It is significant that the district court not only believed it had the authority to go beyond the vulnerable victim adjustment, but actually exercised this authority, choosing to reduce the sentences imposed on some counts, and to change one of the counts from a concurrent to a consecutive sentence. See discussion below. It was error for the district court to opt to change one portion of a sentence not specifically mentioned on remand, while at the same time refusing to exercise the same authority to re-examine another portion of the same sentence that the defendant alleged was illegal.


B. The merits of Caterino's Niven claim.


We would have no reason to remand if Caterino's Niven claim were not meritorious. The government's briefs are silent on this issue. We find the facts in this case indistinguishable from those in Niven, and therefore hold that Caterino's sentence violated the Double Jeopardy Clause.


Niven prohibits a court from applying consecutive sentences for pre- and post-Guidelines conduct unless it first apportions the losses attributable to each. Niven, 952 F.2d at 293-94. Where, as here, mail and wire fraud offenses straddle the Sentencing Guidelines' effective date, the losses attributable to the pre-Guidelines offenses and Guidelines offenses must be apportioned, or else the sentences must be imposed concurrent to one another. Mullins, 992 F.2d at 1479.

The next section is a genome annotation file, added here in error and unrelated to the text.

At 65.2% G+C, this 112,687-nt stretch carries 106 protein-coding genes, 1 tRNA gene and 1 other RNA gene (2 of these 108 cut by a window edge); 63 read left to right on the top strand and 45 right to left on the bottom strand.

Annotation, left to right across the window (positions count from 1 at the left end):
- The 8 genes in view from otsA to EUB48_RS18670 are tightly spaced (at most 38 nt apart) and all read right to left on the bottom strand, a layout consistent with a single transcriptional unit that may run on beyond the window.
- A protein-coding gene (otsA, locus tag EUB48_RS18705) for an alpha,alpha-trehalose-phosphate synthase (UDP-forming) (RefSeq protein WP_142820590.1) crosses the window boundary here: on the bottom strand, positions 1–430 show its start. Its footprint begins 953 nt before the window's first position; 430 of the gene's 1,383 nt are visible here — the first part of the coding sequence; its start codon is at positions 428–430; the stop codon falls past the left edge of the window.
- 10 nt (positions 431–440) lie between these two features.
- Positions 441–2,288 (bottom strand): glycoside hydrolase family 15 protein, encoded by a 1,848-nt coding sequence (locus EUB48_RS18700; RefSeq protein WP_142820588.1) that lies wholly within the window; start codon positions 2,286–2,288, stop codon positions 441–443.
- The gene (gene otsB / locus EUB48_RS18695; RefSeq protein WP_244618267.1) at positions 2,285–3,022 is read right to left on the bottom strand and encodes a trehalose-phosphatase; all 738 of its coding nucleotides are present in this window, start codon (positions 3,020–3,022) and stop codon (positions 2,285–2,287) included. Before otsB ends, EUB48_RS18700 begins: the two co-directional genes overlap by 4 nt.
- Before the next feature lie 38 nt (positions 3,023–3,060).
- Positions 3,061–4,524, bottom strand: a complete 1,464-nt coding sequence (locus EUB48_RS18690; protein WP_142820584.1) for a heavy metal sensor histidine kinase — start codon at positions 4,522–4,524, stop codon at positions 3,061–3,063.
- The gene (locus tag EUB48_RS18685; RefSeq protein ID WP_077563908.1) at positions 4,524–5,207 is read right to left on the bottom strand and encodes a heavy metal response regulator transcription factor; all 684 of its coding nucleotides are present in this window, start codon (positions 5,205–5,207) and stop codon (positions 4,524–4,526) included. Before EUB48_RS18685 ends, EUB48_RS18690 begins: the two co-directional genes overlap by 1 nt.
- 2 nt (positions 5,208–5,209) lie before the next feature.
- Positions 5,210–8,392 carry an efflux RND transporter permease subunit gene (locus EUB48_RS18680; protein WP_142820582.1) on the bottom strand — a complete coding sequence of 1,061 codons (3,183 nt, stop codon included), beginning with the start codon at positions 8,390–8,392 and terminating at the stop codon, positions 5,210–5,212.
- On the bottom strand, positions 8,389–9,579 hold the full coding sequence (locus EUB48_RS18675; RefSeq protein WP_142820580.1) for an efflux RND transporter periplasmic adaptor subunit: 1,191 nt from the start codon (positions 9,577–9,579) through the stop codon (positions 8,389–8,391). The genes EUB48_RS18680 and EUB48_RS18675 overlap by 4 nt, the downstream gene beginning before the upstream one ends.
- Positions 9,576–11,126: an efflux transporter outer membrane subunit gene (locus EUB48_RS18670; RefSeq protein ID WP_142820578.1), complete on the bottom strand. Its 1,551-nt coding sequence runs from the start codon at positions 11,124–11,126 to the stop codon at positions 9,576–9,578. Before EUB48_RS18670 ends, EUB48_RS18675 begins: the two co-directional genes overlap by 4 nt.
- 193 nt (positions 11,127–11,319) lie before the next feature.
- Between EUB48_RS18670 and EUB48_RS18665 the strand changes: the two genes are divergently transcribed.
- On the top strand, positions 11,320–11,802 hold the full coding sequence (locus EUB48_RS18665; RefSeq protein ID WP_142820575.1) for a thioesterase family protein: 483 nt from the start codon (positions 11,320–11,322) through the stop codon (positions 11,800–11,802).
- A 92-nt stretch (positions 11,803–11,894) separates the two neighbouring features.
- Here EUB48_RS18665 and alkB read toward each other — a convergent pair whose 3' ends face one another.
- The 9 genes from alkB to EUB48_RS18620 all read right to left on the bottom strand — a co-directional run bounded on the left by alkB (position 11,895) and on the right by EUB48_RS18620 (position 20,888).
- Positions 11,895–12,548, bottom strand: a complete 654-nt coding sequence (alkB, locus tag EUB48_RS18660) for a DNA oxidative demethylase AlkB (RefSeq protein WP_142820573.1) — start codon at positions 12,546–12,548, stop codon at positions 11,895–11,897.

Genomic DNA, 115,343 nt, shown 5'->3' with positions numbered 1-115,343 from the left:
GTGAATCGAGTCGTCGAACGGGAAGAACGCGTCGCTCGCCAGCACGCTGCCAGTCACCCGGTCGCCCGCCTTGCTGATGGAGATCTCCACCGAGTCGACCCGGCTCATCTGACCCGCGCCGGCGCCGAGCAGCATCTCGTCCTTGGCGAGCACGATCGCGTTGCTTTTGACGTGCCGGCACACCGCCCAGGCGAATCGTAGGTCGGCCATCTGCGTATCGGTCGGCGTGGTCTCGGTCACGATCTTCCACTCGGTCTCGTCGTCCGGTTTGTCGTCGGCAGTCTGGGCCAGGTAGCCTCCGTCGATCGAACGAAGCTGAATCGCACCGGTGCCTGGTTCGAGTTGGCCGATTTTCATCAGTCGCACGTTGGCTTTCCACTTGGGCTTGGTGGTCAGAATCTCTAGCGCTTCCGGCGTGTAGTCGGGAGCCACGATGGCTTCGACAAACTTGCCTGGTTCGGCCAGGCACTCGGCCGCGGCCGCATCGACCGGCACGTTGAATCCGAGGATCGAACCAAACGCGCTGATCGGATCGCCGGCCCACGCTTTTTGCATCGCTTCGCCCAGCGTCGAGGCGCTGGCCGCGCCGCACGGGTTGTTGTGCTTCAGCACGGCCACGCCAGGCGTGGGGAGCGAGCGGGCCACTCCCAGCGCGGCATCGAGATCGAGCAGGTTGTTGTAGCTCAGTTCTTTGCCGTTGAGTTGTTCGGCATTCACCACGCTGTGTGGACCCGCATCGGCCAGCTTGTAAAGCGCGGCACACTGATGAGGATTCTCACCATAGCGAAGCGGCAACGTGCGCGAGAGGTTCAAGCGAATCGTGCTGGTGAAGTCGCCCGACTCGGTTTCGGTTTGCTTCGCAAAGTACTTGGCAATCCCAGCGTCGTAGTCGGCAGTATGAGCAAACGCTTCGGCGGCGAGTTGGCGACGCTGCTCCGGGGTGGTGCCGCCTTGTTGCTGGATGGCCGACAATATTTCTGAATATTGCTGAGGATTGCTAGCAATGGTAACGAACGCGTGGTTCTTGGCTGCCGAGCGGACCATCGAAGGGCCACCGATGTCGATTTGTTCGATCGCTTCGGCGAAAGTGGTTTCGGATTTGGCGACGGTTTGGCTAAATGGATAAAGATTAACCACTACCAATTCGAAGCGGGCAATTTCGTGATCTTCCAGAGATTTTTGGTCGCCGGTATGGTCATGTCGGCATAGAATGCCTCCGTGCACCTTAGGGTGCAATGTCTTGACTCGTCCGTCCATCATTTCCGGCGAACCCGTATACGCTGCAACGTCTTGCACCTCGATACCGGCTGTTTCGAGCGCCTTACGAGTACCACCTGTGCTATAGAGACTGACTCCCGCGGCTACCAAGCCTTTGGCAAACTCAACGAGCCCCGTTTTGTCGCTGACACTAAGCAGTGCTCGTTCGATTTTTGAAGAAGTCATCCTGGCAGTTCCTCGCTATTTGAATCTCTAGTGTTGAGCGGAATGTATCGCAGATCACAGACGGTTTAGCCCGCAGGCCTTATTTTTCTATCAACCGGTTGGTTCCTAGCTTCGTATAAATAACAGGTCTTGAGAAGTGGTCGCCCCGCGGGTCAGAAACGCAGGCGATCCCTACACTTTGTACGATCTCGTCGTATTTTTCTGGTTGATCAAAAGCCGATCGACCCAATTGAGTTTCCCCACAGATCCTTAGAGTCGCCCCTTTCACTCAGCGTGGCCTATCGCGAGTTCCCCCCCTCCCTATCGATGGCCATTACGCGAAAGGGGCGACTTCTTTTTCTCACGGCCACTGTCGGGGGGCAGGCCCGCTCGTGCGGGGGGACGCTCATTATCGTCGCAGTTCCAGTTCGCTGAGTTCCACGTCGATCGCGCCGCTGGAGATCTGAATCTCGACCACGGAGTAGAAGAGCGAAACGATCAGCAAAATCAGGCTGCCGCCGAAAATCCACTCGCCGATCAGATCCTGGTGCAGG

There is no evidence that the district court actually apportioned the losses here. The sentencing level for the Guidelines offenses was based on the Probation Office's estimate of $2.1 million to $5.2 million loss to investors, which was the full amount of the loss estimated by the Probation Office. There are no estimates in the record of the portion of loss attributable to the pre-Guidelines offenses, nor is the subject even broached. As the losses were not apportioned, there was no basis for apportioning the sentences based on the loss. Therefore, the district court was required to run the pre- and post-Guidelines sentences concurrently to avoid sentencing Caterino twice for the same offense, in violation of the Double Jeopardy Clause. Niven, 952 F.2d at 293-94. Since the district court did not do so, the sentence on remand violated the Double Jeopardy Clause.